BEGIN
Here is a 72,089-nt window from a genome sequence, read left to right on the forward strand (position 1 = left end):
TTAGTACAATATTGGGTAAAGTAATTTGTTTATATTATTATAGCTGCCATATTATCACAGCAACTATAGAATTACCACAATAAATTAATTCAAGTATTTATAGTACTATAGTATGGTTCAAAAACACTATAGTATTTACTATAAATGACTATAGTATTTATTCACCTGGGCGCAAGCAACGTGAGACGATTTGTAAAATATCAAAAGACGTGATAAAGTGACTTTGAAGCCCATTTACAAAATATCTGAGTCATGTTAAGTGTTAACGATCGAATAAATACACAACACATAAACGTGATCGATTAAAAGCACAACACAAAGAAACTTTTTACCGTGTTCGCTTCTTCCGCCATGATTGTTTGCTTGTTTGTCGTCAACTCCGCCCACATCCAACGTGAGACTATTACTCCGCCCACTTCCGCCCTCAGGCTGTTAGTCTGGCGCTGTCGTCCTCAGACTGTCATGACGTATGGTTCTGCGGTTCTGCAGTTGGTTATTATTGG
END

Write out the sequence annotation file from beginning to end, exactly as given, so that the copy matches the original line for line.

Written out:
Here is a 72,089-nt window from a genome sequence, read left to right on the forward strand (position 1 = left end):
TTAGTACAATATTGGGTAAAGTAATTTGTTTATATTATTATAGCTGCCATATTATCACAGCAACTATAGAATTACCACAATAAATTAATTCAAGTATTTATAGTACTATAGTATGGTTCAAAAACACTATAGTATTTACTATAAATGACTATAGTATTTATTCACCTGGGCGCAAGCAACGTGAGACGATTTGTAAAATATCAAAAGACGTGATAAAGTGACTTTGAAGCCCATTTACAAAATATCTGAGTCATGTTAAGTGTTAACGATCGAATAAATACACAACACATAAACGTGATCGATTAAAAGCACAACACAAAGAAACTTTTTACCGTGTTCGCTTCTTCCGCCATGATTGTTTGCTTGTTTGTCGTCAACTCCGCCCACATCCAACGTGAGACTATTACTCCGCCCACTTCCGCCCTCAGGCTGTTAGTCTGGCGCTGTCGTCCTCAGACTGTCATGACGTATGGTTCTGCGGTTCTGCAGTTGGTTATTATTGG